Services that can start by default policy feedback

Toshio Kuratomi a.badger at
Thu Feb 24 17:47:22 UTC 2011

On Thu, Feb 24, 2011 at 10:42:54AM -0500, Colin Walters wrote:
> On Thu, Feb 24, 2011 at 10:32 AM, Matthew Garrett <mjg59 at> wrote:
> > "May" as in "Are allowed to". It's always going to be the package
> > maintainers call in the end - we're not going to mandate it.
> Okay; it's not worth going through the details if you guys already
> discussed and rejected it, we've lived for years with the status quo
> and this is basically just documenting it.
Actually, this policy is a large departure to the status quo.  The standard
has pretty much been "off by default unless you're an old package from RHL
that was on or you slip it by your reviewer."

I think that the intention of the old policy (I believe there was an
explicit policy about this in but mschwendt or someone who has
a better memory than I could correct me there) was that only essential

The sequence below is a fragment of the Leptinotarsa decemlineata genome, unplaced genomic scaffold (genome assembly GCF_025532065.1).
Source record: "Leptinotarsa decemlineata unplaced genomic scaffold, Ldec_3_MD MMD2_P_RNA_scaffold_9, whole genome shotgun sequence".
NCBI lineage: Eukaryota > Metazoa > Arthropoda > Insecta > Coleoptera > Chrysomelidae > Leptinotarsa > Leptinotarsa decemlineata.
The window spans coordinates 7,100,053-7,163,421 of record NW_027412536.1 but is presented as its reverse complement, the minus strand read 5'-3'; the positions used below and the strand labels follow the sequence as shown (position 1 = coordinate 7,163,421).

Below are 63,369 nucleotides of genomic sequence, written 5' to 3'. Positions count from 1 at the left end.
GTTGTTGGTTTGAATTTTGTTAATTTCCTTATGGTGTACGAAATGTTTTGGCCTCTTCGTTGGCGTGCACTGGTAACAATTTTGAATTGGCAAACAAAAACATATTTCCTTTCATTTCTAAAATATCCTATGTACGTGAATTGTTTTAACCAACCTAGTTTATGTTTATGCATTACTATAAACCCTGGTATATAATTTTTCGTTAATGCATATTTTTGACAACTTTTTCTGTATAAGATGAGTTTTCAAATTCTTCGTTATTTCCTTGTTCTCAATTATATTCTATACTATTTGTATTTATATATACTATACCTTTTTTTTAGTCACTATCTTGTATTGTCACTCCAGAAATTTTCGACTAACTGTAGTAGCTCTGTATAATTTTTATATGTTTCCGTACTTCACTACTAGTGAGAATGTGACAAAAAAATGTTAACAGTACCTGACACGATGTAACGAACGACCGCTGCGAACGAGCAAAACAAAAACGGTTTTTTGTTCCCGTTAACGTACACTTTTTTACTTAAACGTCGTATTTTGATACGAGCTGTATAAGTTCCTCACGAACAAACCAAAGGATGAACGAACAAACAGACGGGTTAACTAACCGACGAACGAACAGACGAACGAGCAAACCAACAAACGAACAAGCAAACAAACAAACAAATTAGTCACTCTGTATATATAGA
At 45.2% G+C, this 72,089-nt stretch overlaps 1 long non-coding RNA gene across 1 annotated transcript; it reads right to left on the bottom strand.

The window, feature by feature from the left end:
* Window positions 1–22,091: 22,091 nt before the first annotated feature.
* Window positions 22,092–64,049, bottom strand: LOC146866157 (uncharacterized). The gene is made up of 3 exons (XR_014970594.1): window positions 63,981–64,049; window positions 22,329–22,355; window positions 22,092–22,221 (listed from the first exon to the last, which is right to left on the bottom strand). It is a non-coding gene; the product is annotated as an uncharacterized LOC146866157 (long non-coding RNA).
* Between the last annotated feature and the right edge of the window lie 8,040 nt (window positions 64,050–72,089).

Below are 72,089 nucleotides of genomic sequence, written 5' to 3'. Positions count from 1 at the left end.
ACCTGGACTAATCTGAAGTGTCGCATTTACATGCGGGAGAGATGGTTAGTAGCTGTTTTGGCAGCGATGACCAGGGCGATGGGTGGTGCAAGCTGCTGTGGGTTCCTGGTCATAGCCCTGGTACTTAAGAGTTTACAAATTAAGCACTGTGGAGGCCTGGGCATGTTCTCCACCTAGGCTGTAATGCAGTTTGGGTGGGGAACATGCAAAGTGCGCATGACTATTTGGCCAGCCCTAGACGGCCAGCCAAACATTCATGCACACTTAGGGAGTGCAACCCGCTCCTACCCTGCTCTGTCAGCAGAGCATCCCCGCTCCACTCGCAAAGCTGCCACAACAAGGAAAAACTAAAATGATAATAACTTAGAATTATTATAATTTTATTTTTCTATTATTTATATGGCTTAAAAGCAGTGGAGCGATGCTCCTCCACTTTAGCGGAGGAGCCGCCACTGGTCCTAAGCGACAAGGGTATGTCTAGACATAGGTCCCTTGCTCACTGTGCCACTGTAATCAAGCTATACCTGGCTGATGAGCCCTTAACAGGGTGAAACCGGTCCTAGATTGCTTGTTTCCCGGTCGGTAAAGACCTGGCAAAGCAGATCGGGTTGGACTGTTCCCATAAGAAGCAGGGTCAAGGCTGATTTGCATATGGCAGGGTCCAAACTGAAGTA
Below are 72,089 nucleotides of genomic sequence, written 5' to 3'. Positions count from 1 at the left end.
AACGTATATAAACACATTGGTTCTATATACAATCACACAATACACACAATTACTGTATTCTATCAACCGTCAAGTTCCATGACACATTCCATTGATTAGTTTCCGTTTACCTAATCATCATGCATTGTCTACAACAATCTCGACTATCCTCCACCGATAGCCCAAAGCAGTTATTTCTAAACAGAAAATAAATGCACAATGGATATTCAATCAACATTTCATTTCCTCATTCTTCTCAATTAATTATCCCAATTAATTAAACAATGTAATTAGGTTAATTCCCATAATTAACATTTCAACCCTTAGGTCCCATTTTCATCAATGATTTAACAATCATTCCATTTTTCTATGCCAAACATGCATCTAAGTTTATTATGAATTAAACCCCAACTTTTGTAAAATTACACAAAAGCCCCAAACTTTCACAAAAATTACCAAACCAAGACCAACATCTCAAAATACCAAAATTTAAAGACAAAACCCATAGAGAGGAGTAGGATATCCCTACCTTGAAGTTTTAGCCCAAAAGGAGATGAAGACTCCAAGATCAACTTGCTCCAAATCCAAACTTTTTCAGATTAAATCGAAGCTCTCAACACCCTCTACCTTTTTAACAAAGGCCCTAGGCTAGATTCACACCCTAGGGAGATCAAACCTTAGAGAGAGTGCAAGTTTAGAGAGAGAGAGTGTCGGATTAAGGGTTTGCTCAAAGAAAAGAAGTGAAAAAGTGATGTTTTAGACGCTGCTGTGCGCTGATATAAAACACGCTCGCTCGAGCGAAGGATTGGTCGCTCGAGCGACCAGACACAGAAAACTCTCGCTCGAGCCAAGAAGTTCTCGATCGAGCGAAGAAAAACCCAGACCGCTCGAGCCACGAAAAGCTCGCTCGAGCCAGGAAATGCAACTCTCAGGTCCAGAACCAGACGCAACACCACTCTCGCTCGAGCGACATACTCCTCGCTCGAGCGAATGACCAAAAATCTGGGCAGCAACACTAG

services were on by default to minimize security risk (not just remote
exploits, but local exploits as well), to minimize resource usage, and to
put the system administrator in charge of their environment (as Till Maas
has pointed out, he has a lot of server software installed but not running
unless he needs it for a particular task.)

The draft policy that FESCo has up is much broader than that.  For instance,
"If a service does not require configuration to be functional and is not
network enabled, it may be enabled by default (but is not required to do
so)." Includes things such as apache and mysql if we ship them with
a configuration that only listens on localhost.

This isn't necessarily a bad thing (although speakingfor myself, I lean
towards your view of everything off in packaging and then turn things on at
the installer/spin creator/kickstart/etc level) but it is a large policy
shift, not just a statement of the status quo.

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